"History doesn't repeat itself, but it does rhyme."
― Mark Twain
If a participant in a time machine was looking back in history and comparing the events of financial markets from 2016 to 2015, they probably would not be able to tell one from another, especially if they were comparing the actions of the Federal Reserve. If you might recall way back when, about 12 months prior, our inflation, oops, deflation fighting heroes (nobody knows which one these days), were debating on when they should raise interest rates. Should lift off take place in September, or December? Fast forward one year, during a policy speech in late August at posh Jackson Hole, Wyoming, Mrs. Yellen and her deputy, Vice Chair of the Federal Reseve Stanley Fischer, commented the case for additional tightening was strengthening. It seems on the proportional scale of importance of the dual mandate, improved employment totals the last two months have more significance than piddling inflation figures. Fed fund futures show a quarter point raise moving to over 40% in September and over 60% for December. A key difference between last year and this year is, in case you forgot, this little event called an election. We all know the Fed never takes into account politics when it makes its policy decisions. Of course it doesn't, why would anyone think such a thing
In any event, markets continue to slumber on after the policy speech. Participants make the comparison between allocating capital to the United States, which saw second quarter GDP come in at a slow 1.1%, or other parts of the globe, where negative nominal interest rates are the central banks prescription to fight the commodity bust and slack demand. Very much like the similarity with Fed policy, in the markets, Carl Icahn and Bill Ackman picked up their disagreement about who is doing what with Herbalife, just like a few years ago. Bill says Carl will sell, Carl says Bill is wrong, he loves his position (even bought more yesterday). In other news related to specific companies, Signet and Tiffany's reported quarterly results. Signet lulled while Tiffany's shined, primarily because expectations were so low for Tiffany's and the Signet management told us people were not getting married because of the comments of our fabulous presidential contenders.
In the health care space, the big news came from Mylan, where it decided to raise the price of its Epipen product. The public outrage was palpable, as the price increase has gone from 50 bucks to now nearly $600 a year over a ten year time frame. Anecdotally, my daughter had a classmate with the nut allergy that Epipen is the cure for, and for others with similar kinds of extreme allergies, this is the only product offered to cure these life threatening events. Ever the morally upstanding person, Hillary Clinton brought attention to the whole industry with her comments about greedy pharmaceutical companies taking advantage of taxpayer funded research with the outrageous price increases. Naturally, the whole health care sector, or close to it, sold off some.
The issue is complex as drug companies have to spend nearly a billion dollars or more to bring a drug to market and go through the three trial phases to get approval by the FDA. As a public company, most research for promising drugs does not prove commercially viable and the capital outlays show minimal return. So, when a drug makes it through the process, the company now has a product to help compensate for those which fail. Drugs with no competitors, or those in the orphan classification, yield staggering prices, and Epipen is a primary example. The pharmaceutical sector in the United States remains the global leader and I see very little changing this for the foreseeable future, although the political football surrounding pricing is going to have a high profile with both candidates.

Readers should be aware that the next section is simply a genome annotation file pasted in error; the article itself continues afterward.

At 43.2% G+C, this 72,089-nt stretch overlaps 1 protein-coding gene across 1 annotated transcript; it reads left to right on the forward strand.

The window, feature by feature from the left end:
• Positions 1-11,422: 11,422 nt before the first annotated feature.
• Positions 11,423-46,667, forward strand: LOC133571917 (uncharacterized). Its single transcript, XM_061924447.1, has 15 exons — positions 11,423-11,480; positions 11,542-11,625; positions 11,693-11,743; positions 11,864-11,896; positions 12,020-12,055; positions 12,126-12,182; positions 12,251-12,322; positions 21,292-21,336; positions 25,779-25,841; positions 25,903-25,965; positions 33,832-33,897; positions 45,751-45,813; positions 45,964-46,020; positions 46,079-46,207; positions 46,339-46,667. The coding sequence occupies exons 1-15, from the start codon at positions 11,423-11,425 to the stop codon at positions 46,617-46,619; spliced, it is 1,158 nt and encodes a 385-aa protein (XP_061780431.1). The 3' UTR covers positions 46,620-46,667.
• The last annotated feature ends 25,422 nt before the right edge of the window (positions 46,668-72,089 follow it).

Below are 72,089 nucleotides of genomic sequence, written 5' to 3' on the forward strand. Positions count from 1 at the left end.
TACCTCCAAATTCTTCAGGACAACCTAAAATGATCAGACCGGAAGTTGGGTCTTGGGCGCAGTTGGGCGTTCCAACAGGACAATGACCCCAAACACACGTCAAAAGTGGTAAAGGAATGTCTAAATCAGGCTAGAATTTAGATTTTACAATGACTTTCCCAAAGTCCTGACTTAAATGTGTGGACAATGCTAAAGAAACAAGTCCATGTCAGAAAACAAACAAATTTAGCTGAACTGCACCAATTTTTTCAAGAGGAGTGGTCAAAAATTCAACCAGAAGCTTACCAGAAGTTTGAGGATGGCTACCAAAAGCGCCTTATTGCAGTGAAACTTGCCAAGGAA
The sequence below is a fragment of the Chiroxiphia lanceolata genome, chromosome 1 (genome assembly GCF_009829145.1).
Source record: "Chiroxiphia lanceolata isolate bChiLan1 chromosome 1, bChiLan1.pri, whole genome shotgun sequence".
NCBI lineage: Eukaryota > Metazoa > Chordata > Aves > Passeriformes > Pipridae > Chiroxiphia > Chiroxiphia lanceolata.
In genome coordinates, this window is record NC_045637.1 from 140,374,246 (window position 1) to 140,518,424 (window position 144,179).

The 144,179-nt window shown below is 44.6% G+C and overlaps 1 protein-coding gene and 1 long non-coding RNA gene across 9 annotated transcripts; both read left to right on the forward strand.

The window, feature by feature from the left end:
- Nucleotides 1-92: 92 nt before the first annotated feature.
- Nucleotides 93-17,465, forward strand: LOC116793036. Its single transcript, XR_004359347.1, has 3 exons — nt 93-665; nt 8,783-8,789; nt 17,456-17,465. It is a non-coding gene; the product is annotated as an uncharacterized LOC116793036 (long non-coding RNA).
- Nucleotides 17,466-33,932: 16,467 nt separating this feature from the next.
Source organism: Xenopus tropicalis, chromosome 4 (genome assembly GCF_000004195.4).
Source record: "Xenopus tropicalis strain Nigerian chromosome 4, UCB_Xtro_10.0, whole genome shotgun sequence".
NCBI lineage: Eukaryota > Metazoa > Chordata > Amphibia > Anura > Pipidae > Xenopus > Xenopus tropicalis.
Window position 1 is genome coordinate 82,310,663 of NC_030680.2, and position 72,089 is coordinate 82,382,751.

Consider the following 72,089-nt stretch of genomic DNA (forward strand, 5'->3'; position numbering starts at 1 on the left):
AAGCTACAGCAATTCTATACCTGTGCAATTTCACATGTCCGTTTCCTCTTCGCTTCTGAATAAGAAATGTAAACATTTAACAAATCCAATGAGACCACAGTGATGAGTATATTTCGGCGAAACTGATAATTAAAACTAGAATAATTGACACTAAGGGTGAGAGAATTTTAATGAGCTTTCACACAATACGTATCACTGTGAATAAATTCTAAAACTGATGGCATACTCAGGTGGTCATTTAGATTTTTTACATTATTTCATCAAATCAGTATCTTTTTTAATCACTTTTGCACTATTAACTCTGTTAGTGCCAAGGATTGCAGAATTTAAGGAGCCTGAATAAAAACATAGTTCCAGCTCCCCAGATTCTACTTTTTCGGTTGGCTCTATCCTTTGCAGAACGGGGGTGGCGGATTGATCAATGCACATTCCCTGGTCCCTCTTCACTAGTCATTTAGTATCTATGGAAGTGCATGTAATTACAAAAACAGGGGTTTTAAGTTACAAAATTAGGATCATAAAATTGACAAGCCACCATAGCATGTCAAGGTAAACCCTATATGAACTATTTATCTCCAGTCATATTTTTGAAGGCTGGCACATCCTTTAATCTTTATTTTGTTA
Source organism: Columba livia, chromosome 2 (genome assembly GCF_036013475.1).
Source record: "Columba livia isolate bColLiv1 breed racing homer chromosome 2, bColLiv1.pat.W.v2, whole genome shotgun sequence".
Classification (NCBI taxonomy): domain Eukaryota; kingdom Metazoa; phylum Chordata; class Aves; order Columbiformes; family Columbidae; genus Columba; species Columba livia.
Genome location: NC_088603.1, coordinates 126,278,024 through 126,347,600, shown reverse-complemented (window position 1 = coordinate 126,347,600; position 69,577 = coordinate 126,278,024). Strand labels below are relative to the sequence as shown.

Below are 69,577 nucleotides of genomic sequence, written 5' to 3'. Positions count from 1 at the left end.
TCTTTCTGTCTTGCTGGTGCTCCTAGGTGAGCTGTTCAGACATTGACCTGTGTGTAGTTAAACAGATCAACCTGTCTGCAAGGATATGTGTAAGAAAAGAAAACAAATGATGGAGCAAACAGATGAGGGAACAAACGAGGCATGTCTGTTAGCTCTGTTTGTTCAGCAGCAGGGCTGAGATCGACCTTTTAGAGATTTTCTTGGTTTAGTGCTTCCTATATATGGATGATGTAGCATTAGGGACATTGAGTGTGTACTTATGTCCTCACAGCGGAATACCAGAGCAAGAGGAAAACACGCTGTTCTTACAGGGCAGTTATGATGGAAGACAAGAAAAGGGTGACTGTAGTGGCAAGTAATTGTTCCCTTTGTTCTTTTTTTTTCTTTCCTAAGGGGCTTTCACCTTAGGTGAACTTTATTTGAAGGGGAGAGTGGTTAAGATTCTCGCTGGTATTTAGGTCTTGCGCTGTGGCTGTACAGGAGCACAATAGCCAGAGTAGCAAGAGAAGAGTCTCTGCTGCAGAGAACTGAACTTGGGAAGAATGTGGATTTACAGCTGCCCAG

Speaking of the loving feeling which is the presidential campaign, Hillary signed her tweet about Epipen with an H. Based on the recent revelations of thousands of more deleted emails, apparently using the highly regarded software Bleachbit, it might be more appropriate for Mrs. Clinton to sign the tweet with an F, for Felon. On the other side of the aisle, the duck that is Donald changed his mind about immigration, which was his signature policy to help him navigate the Republican primaries. His quackiness even figured out to reach out to minority leaders in an effort to have broader appeal to the electorate. The duck also quacked, quite loudly, about democratic policy failures related to minority economic development and crime. Very much like the election in 2012, this years contest seems similar in that Mrs. Clinton has spent a whole lot of money on television trying to define Mr. Trump, just as President zero did with Mitt Romney. So far, it seems to be working pretty well, for H, oops F. Anyway, it seems the accuracy of Mark Twain's now famous quote is still very much applicable in modern society.
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Y H & C Investments, Yale Bock, and the family of Yale Bock own positions in securities mentioned in the blog post. Investing in stocks can lead to the complete loss of your capital. As always, on any company mentioned here, past performance is not a guarantee of future returns. Investing involves risk of losses on invested capital. One should research any investment and make sure it is suitable with your objectives, risk tolerance, risk profile liquidity considerations, tax situation, and anything else pertinent to your financial situation. Also, the CFA credential in no way implies investment returns will be superior for any charter holder.
Disclosure: I am/we are long TIF.